*All views on this blog are those of the author’s, alone, and do not necessarily represent the views of the U.S. Department of Justice or any other government agency.  

Happy new year!

SVU’s been running reruns for most of December, but I’m looking forward to watching (and nitpicking) some new episodes in January. Meanwhile, what have you been watching? I’ve been checking out The Good Wife – it has some relatively realistic sex offense cases.  Anyway — happy new year! See you in 2011.

Repeat of “Bullseye”

I was all snuggled up on the couch, bowl of popcorn in one hand, legal pad in the other, when tonight’s SVU episode began to look sneakily familiar.  It was a repeat of Episode #2, Bullseye. You can check out my nitpicks of that episode here. Meanwhile, I’ll post a list of the Top 5 Things TV Crime Shows Get Wrong. 

Stay tuned …

Why Doesn’t She Just Leave Him?

If you read this blog, you know I’m a federal prosecutor in Washington, D.C., where I specialize in sex crimes and domestic violence. Last week, Simon & Schuster published my debut novel, “Law of Attraction,” about a fictional D.C. prosecutor who specializes in (surprise!) sex crimes and domestic violence. 

I tried to make “Law of Attraction” a fun, past-paced read … but I’m proud that it also tackles some tough issues involved in prosecuting the most intimate crimes. Realistically – unlike some episodes of SVU! 

Historically, there has been a tendency to blame the victim in rape and domestic-violence cases. 

America is slowly getting over the blame-the-victim attitude in rape cases. Nowadays, you don’t hear many folks saying, “She had it coming – just look what she was wearing!” People generally understand that “date rape” is rape, and a woman who goes back to a man’s apartment does not automatically consent to have sex with him.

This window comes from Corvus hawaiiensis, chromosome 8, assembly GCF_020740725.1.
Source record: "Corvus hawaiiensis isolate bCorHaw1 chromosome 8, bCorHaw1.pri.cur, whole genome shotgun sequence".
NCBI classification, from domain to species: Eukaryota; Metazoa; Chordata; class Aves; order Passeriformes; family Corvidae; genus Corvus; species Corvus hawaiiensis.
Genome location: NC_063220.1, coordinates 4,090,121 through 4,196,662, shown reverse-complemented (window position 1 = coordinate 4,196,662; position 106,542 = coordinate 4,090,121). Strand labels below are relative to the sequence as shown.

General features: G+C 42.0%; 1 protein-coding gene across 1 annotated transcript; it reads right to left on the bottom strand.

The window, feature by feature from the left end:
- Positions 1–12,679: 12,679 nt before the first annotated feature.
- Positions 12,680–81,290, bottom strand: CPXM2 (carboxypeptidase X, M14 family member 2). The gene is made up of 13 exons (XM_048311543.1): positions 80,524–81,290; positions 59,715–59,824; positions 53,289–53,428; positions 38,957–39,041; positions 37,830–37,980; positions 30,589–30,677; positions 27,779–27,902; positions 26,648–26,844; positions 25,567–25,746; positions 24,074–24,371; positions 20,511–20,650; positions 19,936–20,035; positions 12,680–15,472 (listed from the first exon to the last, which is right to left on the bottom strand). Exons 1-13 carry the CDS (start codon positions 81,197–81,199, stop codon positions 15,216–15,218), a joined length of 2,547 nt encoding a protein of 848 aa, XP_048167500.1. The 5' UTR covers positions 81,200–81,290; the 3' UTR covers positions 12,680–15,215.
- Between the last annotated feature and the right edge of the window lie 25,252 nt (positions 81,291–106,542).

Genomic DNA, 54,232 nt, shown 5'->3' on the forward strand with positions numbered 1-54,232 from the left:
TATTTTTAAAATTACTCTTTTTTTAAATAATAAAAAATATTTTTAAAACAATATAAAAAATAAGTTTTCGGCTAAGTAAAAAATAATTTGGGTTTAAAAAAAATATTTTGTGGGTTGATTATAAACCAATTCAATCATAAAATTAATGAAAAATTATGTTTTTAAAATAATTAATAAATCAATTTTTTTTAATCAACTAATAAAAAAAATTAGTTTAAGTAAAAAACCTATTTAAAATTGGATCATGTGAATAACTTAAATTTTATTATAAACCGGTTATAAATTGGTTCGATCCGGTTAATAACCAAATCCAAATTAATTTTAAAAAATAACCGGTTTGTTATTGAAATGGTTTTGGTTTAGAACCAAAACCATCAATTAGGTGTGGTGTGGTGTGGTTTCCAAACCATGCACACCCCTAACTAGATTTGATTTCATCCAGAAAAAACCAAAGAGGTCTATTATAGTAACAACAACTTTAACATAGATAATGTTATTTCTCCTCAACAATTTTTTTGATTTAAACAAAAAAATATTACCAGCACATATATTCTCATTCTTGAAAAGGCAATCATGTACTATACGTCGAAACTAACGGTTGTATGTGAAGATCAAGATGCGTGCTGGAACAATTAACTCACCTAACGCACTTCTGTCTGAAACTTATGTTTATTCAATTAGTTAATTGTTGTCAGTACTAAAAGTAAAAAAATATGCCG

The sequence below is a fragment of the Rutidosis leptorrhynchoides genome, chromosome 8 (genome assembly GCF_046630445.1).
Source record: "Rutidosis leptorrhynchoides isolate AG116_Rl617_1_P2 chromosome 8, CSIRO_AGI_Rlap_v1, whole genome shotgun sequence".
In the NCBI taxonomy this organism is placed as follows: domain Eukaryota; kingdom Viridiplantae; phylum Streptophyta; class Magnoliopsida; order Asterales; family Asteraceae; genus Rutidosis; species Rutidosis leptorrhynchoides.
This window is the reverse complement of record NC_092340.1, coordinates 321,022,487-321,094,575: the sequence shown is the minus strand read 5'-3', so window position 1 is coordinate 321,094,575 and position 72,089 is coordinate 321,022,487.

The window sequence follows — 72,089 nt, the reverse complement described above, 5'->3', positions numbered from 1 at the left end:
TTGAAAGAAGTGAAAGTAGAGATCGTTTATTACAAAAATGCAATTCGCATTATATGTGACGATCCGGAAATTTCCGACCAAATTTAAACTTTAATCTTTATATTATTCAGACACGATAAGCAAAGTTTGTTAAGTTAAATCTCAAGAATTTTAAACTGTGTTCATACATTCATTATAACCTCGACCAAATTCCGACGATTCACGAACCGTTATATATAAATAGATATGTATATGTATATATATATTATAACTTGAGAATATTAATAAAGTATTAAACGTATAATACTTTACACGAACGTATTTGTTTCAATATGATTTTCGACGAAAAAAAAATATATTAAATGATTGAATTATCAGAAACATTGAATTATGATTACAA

Many artificial barriers to bringing rape prosecutions are also now gone. Not long ago, many states had rules barring rape prosecutions if the only witness was the victim (which prevented most prosecutions – rape isn’t a crime that happens in crowded restaurants). Only a few years ago, a man couldn’t be prosecuted for raping his own wife. It took women’s advocates years of tireless work to make this happen, but there has been a seismic shift in American attitudes toward rape 

But this shift hasn’t happened in domestic violence cases. In cases where a woman is repeatedly beaten by her husband or boyfriend, people still ask the question: “Why didn’t she just leave him?” This is an important question – but it tends to cast the blame on the victim. 

In “Law of Attraction,” I tried to answer the question, “Why doesn’t she just leave him?” My heroine is a beautiful young prosecutor named Anna Curtis, who suffered a violent childhood herself. She takes her job personally. And she’s devastated when a DV victim lies under oath to protect her abusive lover. The man goes free, the victim turns up dead, and Anna is heartsick and determined to bring the killer to justice. Standing in Anna’s way is her own boyfriend, a public defender representing the accused. As her personal and professional lives collide, she struggles to understand why she and so many women are attracted to men who hurt them. 

Although the story covers some serious themes and weaves through the grittiest streets of D.C., there’s some good old-fashioned fun: a wine-soaked summer romance, inter-office flirtations among Washington’s Ivy-League lawyers, and of course plenty of mystery and courtroom drama. 

I’m thrilled when I hear that folks are enjoying the novel. But, I’m also happy to think that, while enjoying the story, readers will also learn what it’s really like to prosecute the most intimate crimes in D.C. – and why some women don’t “just leave him.” 

This essay was originally posted as an interview on Jungle Red Writers, to commemorate National Domestic Violence Awareness Month, which is this October.  All the views expressed here are mine alone, and do not necessarily represent the views of the U.S. Department of Justice.